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Tuesday, May 3, 2016
- Plastic trash is altering the very ecology of the world’s oceans. Insects called “sea skaters”, a relative of pond water striders, are now laying their eggs on the abundant fingernail-sized pieces of plastic floating in the middle of the North Pacific Ocean instead of relying on a passing seabird feather or bit of driftwood.
With an average of 10 bits of plastic per cubic metre of seawater, there are now plenty of places for sea skaters to lay eggs in a remote region known as the North Pacific Subtropical Gyre, 1,500 kilometres west of North America. Not surprisingly, egg densities have soared, a new study has found.
“We’re seeing changes in this marine insect that can be directly attributed to the plastic,” says Miriam Goldstein, study co-author and graduate student at the Scripps Institution of Oceanography at UC San Diego.
This is the first proof that plastics in the open ocean are affecting marine invertebrates (animals without a backbone), which will have consequences for the entire marine food web.
“We simply don’t have the data to know what those consequences will be. It is a very remote region of the ocean, hard to get to and expensive to conduct research,” Goldstein told IPS.
The North Pacific Gyre is one of five large systems of rotating currents in the world’s oceans. It has become better known in recent years as the “Great Pacific Garbage Patch”. It has at least 100 times more plastic today than it did in 1972, according to the study published this week in the journal Biology Letters.
“The ocean looks pretty normal out there in the gyre. There is no floating island of trash as some people imagine,” Goldstein told IPS.
It would be far better if there was a plastic island in the gyre. It would be possible to clean it up and likely have less of an impact on marine life, she said. Nearly all plastics break down into smaller and smaller pieces and everything from turtles to seabirds and fish mistake bits of plastic as food.
Researchers at Scripps have also reported that nine percent of the fish collected during their expedition to the Gyre had plastic waste in their stomachs. They estimated that fish in the intermediate ocean depths of the North Pacific Ocean ingest plastic at a rate of roughly 12,000 to 24,000 tonnes per year.
At least 95 percent of Northern fulmars, a common seabird in the North Sea numbering in the millions, have one to several dozen bits of plastic in their stomachs, Andries van Franeker, a seabird expert, told IPS previously. Van Franeker is a biologist with the Institute for Marine Resources and Ecosystem Studies at the University of Wageningen in Holland.
A related species, the tiny Wilson’s storm petrels, unknowingly transport an estimated 35 tonnes of plastic in their stomachs during their annual migrations between the North Atlantic and the Antarctic, he said.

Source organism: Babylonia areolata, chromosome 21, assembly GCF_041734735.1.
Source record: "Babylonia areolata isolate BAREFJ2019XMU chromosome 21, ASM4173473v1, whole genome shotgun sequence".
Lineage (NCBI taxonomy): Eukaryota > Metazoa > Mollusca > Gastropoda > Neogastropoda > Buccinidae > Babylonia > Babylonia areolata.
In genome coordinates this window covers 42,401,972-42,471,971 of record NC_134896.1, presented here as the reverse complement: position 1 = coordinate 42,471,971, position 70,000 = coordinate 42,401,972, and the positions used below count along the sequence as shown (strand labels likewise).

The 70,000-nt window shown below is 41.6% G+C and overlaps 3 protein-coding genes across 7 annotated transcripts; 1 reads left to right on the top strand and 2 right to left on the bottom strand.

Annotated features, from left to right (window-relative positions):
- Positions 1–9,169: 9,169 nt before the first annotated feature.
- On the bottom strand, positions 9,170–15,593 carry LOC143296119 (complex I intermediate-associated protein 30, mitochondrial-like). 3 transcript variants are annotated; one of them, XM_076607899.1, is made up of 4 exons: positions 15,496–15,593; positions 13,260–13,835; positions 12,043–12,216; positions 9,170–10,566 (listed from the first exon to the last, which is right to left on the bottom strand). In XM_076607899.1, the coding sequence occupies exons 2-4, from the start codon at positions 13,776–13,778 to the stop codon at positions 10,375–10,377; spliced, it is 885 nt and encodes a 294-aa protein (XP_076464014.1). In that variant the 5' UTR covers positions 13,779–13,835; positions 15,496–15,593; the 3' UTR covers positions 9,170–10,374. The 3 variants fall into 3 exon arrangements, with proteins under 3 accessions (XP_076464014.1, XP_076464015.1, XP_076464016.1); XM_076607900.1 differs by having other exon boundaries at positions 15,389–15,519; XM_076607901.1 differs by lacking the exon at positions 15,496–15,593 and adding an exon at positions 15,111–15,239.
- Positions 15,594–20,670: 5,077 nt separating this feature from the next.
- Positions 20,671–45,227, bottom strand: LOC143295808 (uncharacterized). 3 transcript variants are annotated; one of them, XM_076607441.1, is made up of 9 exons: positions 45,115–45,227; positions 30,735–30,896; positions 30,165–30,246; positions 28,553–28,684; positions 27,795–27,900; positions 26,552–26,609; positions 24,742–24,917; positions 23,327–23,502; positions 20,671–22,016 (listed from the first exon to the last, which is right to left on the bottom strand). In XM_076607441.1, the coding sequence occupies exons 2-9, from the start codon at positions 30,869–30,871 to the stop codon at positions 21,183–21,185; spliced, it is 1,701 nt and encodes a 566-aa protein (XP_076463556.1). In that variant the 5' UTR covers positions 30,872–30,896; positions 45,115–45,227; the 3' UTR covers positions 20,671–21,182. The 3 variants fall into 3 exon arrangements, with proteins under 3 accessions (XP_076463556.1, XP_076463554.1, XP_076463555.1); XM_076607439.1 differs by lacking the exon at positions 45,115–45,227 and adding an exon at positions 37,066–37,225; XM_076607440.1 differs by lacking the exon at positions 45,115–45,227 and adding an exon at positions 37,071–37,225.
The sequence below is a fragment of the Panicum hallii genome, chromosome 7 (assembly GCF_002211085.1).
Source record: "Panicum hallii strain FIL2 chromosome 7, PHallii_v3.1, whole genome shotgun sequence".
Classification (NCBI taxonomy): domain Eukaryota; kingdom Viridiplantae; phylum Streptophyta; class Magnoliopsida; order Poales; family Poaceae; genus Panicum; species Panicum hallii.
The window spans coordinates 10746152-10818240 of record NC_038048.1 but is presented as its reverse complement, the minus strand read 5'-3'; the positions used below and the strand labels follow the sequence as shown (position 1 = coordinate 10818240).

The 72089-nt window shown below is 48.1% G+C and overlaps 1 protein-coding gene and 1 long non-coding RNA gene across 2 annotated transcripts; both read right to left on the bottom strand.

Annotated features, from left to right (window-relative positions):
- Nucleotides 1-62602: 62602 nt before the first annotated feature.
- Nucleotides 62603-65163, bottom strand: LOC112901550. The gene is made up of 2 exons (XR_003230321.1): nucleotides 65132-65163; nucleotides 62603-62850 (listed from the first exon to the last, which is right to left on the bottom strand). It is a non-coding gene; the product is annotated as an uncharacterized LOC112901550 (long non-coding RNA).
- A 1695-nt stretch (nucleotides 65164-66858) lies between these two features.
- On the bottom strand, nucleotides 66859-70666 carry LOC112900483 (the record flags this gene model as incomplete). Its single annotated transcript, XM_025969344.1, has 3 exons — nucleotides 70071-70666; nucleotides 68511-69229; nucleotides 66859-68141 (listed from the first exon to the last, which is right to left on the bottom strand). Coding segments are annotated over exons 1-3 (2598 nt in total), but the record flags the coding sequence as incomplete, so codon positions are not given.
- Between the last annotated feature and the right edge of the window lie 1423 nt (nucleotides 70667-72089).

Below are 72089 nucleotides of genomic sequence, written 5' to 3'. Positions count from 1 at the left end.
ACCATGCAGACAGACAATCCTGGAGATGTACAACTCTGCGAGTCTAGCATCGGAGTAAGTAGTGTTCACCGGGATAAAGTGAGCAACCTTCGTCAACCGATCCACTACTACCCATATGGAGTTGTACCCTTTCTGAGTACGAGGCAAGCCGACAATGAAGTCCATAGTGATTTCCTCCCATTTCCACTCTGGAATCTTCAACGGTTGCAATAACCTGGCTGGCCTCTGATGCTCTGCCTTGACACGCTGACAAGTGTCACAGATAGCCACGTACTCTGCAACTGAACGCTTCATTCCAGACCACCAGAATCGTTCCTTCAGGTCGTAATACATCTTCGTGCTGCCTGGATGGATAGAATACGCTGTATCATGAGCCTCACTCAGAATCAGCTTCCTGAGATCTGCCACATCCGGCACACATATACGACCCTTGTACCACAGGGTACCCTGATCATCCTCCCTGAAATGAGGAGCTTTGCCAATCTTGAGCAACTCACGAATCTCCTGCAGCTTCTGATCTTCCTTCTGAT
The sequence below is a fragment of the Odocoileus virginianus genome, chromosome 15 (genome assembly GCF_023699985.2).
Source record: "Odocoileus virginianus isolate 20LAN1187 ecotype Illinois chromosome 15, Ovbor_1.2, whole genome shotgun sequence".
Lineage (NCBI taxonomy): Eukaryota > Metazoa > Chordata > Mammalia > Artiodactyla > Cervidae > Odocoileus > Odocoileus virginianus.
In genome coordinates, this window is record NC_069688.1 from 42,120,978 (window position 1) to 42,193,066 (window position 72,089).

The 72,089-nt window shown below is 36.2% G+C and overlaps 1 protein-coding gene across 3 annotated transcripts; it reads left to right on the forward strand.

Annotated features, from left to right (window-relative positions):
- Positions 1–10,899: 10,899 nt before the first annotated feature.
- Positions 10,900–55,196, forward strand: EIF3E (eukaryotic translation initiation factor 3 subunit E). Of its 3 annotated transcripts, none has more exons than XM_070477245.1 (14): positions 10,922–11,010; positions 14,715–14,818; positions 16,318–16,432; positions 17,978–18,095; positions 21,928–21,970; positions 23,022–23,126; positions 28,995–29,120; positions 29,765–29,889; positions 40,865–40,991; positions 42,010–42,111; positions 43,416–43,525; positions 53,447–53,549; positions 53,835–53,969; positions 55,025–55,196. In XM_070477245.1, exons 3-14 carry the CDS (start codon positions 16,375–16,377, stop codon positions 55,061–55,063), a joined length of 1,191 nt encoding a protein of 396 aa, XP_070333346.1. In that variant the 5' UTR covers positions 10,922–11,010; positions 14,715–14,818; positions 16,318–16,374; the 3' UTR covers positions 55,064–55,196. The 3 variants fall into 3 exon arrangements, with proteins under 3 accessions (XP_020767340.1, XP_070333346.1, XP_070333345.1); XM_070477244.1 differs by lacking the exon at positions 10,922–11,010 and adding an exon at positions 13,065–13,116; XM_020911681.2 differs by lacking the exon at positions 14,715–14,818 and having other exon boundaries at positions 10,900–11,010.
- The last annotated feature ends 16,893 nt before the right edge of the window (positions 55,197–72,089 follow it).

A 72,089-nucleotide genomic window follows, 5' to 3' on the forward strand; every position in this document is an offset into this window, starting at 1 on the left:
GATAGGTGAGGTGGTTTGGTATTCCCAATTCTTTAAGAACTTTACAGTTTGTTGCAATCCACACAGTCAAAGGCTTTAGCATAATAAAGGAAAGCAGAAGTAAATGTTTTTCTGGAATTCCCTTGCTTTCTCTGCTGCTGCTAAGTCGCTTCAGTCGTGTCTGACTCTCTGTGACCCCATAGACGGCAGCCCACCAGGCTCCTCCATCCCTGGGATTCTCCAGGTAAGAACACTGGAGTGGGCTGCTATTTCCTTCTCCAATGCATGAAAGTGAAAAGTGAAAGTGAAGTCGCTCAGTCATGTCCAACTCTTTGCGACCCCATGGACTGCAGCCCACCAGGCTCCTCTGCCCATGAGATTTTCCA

No one knows how much plastic is in the oceans. Another expedition in the Pacific recently concluded that waters between five and 30 meters deep contained at least 250 percent more and as much as 27 times more plastic than the top three or four metres.
“Almost every tow we did contained plastic regardless of the depth,” said expedition leader Giora Proskurowski, a researcher at the University of Washington.
Until now, decades of research into how much plastic litters the ocean was done using fine nets to skim the surface and underestimated the true amount of plastic debris in the oceans, Proskurowski said in a release.
Proskurowski and colleagues found that winds push the confetti-size pieces of plastic debris deep into the water, and they then float back up when winds calm. Based on these findings and multiple measurements at various depths, they determined there is far more plastic in world’s oceans than anyone realised.
About 260 million tonnes of new plastic is made each year. Plastic does not really biodegrade, it only breaks down into smaller pieces until it is microscopic – microplastic particles – that can remain in the environment for hundreds of years.
In 1950, just five million tonnes of plastic was manufactured globally – about two kgs for every person. Today, each person in developed countries uses about 100 kgs of plastic annually and less developed use 20 kgs, although that number is growing rapidly.
The UNEP-Global Programme of Action (GPA) estimates that about 80 percent of the plastics and other human-made debris originates from land sources not from shipping.
California nearly became the first U.S. state to ban plastic bags but a multi-million-dollar lobby effort by the plastics industry killed the proposed legislation as it came to a final vote, said Kirsten James, water quality director of Heal the Bay, a California environmental group.
“Less than five per cent of the 19 billion plastic bags used in California every year are recycled,” James previously told IPS.
Keeping plastic trash out of the ocean is as simple as setting up a mandatory deposit system with a high enough value on anything plastic to ensure it is too valuable to throw away, says van Franeker. Germany, the Netherlands and the Nordic countries all have deposit systems for plastic bottles and recycling rates are better than 95 percent as a result.